In "'David-And-Goliath-Like' Struggle for Electronic Discovery", Court Orders Adverse Inference, Monetary Sanctions for Spoliation and Delay
Harkabi v. Sandisk Corp., 08 Civ. 8203 (WHP) (S.D.N.Y. Aug, 23, 2010)
For failing to preserve the laptops issued to plaintiffs while working for defendant, the court found defendant was “at a minimum” negligent and indicated that an adverse inference would be crafted after all the evidence had been received. For “prolonged delay” in producing relevant emails the court denied terminating sanctions but ordered monetary sanctions in the amount of $150,000.
This opinion begins: “Electronic discovery requires litigants to scour disparate data storage mediums and formats for potentially relevant documents. That undertaking involves dueling considerations: thoroughness and cost. This motion illustrated the perils of failing to strike the proper balance.”
Plaintiffs were fired by defendant and thereafter brought suit for breach of contract, among other things. With the dispute “brewing”, plaintiffs’ counsel sent defendant a preservation letter. Accordingly, a “Do-Not-Destroy” memorandum was distributed by defendant and the laptops issued to plaintiffs while employed with defendant were secured in storage. Later, however, following installation of a new email archive service, the laptops were imaged and the data was saved on a file server.
Upon plaintiffs’ request for electronic discovery, defendant discovered it could not locate the laptops’ data. Rather than revealing the loss, however, defense counsel informed plaintiffs that laptops were typically recycled after employees left the company. A statement from defendant’s in-house counsel indicated “no reason to believe” that the “Do-Not-Destroy” instructions were not “fully complied with”. Later, defendant characterized a large native production of ESI as “everything.” Defendant thereafter refused to produce plaintiffs’ hard drives asserting all relevant documents from the drives had been produced.
Upon plaintiffs’ careful inspection of the production, it was discovered that materials from their laptops had not been produced and neither had some of their emails. Defendant later confirmed that the hard drives had not been included and, several months after that, admitted that despite what it characterized as “best efforts”, including review of a catalogue of backup tapes and an index of all available laptop images, it had been unable to locate the laptops’ data on servers or backup tapes. Regarding plaintiffs’ emails, defendant eventually conceded that the native production did not include some emails because they had been lost in the transfer to the new archive system. As the court noted, the “Do-Not-Destroy” memo appeared to have been ignored. However, “because [defendant] did not engage this reality, it did not search its backup tapes – an undertaking that would require processing billions of pages of documents at significant cost.” After briefing on the current sanctions motion, however, defendant discovered the missing emails on backup tapes and began to recover them for production.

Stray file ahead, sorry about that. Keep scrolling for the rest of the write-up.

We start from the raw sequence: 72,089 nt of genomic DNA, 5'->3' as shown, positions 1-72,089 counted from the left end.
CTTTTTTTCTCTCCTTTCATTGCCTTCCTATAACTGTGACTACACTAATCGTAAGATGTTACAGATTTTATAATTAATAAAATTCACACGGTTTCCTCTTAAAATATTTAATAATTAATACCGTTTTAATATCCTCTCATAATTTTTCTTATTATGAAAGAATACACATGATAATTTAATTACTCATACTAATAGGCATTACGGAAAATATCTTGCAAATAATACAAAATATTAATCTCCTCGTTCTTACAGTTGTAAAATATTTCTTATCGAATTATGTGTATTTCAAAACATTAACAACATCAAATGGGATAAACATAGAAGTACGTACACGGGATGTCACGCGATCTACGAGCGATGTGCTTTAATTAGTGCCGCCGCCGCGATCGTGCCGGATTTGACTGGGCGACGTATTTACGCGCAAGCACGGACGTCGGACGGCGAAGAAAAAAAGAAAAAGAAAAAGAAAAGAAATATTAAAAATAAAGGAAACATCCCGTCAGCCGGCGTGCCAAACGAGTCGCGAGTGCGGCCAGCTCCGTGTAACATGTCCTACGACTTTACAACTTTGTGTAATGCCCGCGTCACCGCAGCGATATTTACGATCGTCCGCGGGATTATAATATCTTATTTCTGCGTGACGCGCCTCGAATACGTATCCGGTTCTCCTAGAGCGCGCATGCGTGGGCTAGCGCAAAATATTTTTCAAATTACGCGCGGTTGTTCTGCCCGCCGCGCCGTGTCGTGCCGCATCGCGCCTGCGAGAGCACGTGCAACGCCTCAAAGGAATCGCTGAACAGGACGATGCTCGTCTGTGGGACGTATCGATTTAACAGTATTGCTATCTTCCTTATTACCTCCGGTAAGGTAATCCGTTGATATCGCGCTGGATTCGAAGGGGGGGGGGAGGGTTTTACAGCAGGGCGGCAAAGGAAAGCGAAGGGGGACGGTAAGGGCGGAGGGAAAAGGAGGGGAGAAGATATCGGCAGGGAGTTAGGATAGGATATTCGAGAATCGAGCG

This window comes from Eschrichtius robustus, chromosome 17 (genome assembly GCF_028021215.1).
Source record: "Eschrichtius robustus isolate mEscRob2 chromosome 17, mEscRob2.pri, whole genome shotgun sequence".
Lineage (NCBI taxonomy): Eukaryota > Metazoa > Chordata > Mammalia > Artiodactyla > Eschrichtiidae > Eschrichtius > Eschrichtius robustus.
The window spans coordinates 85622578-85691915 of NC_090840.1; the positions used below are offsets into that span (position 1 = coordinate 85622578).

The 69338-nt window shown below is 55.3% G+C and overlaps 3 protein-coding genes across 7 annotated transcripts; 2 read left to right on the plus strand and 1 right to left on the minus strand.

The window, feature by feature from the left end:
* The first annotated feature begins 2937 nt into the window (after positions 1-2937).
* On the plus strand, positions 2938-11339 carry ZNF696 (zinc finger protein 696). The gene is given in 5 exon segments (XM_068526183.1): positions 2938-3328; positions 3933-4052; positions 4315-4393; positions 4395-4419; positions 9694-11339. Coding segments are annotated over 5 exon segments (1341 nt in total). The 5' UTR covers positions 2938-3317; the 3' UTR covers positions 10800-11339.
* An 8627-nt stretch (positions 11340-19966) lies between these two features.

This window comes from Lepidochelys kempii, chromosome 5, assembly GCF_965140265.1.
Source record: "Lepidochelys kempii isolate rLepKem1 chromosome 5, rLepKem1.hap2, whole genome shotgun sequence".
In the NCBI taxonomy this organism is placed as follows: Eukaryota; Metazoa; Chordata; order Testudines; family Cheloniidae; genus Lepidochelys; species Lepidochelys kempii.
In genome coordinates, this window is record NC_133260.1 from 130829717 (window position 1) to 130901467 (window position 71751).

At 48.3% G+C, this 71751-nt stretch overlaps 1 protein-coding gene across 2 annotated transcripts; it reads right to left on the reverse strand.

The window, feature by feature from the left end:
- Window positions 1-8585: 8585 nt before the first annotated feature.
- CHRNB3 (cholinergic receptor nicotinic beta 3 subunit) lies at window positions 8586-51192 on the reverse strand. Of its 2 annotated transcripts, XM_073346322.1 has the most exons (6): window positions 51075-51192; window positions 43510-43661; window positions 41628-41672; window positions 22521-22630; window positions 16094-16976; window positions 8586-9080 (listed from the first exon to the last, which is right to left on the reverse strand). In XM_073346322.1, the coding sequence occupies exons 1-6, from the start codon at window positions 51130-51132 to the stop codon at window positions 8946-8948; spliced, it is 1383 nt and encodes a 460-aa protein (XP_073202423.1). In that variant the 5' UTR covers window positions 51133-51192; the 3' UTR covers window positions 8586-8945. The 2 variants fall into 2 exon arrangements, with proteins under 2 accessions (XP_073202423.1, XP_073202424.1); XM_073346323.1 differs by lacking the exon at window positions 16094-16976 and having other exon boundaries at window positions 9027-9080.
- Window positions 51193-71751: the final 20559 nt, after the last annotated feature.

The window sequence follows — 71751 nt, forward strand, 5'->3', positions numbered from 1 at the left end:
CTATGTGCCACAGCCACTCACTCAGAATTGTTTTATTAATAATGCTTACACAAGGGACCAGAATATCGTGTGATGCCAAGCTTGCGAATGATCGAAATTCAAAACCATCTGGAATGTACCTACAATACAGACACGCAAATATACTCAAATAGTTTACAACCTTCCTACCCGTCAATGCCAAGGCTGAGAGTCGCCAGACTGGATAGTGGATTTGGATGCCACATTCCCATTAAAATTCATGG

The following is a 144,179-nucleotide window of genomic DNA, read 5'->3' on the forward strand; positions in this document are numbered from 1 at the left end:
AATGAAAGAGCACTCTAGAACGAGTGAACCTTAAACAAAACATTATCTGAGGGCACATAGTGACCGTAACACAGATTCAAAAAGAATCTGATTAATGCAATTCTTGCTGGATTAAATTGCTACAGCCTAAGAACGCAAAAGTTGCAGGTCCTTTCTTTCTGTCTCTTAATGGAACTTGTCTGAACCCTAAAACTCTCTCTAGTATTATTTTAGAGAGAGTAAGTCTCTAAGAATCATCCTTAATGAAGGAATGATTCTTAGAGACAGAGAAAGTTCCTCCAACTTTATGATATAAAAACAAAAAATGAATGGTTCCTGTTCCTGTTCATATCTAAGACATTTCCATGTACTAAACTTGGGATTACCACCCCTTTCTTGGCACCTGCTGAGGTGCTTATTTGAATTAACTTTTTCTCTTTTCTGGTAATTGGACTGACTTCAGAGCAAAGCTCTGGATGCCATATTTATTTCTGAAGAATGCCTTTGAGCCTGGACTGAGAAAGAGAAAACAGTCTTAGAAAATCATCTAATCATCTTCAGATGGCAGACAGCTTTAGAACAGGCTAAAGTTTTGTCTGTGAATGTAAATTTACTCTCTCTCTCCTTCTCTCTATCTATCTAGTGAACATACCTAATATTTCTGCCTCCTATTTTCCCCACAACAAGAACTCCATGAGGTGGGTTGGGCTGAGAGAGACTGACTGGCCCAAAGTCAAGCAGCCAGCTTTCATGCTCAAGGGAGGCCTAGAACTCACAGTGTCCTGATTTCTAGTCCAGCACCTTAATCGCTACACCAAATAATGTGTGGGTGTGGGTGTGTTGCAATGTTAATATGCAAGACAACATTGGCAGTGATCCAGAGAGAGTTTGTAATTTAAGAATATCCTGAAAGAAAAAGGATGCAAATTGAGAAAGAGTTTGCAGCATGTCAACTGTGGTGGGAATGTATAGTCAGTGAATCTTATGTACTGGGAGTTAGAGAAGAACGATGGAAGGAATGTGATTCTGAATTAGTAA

As the court noted, while it appeared that defendant would make a complete production of the emails, “the deficiencies in its native production might have gone undetected were it not for plaintiff’s diligence. Moreover, the incomplete native production spawned significant delay and expense for Plaintiffs.”
Addressing plaintiffs' request for sanctions, the court indicated that the laptop images and missing emails presented two discreet issues: spoliation and delay, and went on to state that where a party seeks such a severe sanction as dismissal, the movant must prove: “(1) that the spoliating party had control over the evidence and an obligation to preserve it at the time of destruction or loss; (2) that the party acted with a culpable state of mind upon destroying or losing the evidence; and (3) that the missing evidence is relevant to the movant’s claim or defense.” There was “no dispute” that the first element was satisfied. Regarding defendant's “state of mind”, the court indicated that the second factor could be satisfied even upon a finding of negligence. Plaintiffs advanced four arguments for why a culpable state of mind could be inferred, including defendant's “expertise in electronic data storage” – an argument the court noted “must mortify [defendant], a global business that champions itself a leader in electronic data storage” – and defendant’s delay in revealing that certain information had not been included in its native production. The court found defendant was “at a minimum”, negligent. The court also determined that the lost laptop data was relevant.
Taking up the question of appropriate sanctions, the court first addressed the missing laptop data and found that although terminating sanctions were unwarranted, an adverse inference instruction was appropriate where plaintiffs had “lost access to relevant evidence.” The court went on to note that courts had adopted adverse inference instructions with varying degrees of harshness, and indicated its intent to fashion an appropriate remedy following receipt of all evidence. Turning to the delayed production of emails, the court found that because it appeared that the emails would be produced, the “prejudice to [plaintiffs]…is contained.” Thus, terminating sanctions were not appropriate. However, because defendant’s misrepresentations “obscured the deficiencies and stopped discovery in its tracks”, the court found “a monetary sanction is appropriate to compensate [plaintiffs] for their ‘David-and Goliath-like’ struggle for electronic discovery.” Noting that “[i]ntegral to a court’s inherent power is the power to ensure that the game is worth the candle – that commercial litigation makes economic sense”, the court ordered monetary sanctions in the amount of $150,000.
A copy of the order is available here.